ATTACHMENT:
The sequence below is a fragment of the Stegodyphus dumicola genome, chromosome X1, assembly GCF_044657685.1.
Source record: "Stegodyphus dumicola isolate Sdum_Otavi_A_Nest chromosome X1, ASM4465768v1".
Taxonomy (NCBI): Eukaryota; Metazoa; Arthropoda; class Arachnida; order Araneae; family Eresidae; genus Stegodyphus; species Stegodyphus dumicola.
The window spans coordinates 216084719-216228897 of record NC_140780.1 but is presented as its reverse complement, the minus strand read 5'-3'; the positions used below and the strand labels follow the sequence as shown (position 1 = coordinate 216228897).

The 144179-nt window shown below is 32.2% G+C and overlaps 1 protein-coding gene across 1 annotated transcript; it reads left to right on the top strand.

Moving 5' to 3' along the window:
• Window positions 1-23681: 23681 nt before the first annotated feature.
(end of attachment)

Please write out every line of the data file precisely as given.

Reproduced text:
The sequence below is a fragment of the Stegodyphus dumicola genome, chromosome X1, assembly GCF_044657685.1.
Source record: "Stegodyphus dumicola isolate Sdum_Otavi_A_Nest chromosome X1, ASM4465768v1".
Taxonomy (NCBI): Eukaryota; Metazoa; Arthropoda; class Arachnida; order Araneae; family Eresidae; genus Stegodyphus; species Stegodyphus dumicola.
The window spans coordinates 216084719-216228897 of record NC_140780.1 but is presented as its reverse complement, the minus strand read 5'-3'; the positions used below and the strand labels follow the sequence as shown (position 1 = coordinate 216228897).

The 144179-nt window shown below is 32.2% G+C and overlaps 1 protein-coding gene across 1 annotated transcript; it reads left to right on the top strand.

Moving 5' to 3' along the window:
• Window positions 1-23681: 23681 nt before the first annotated feature.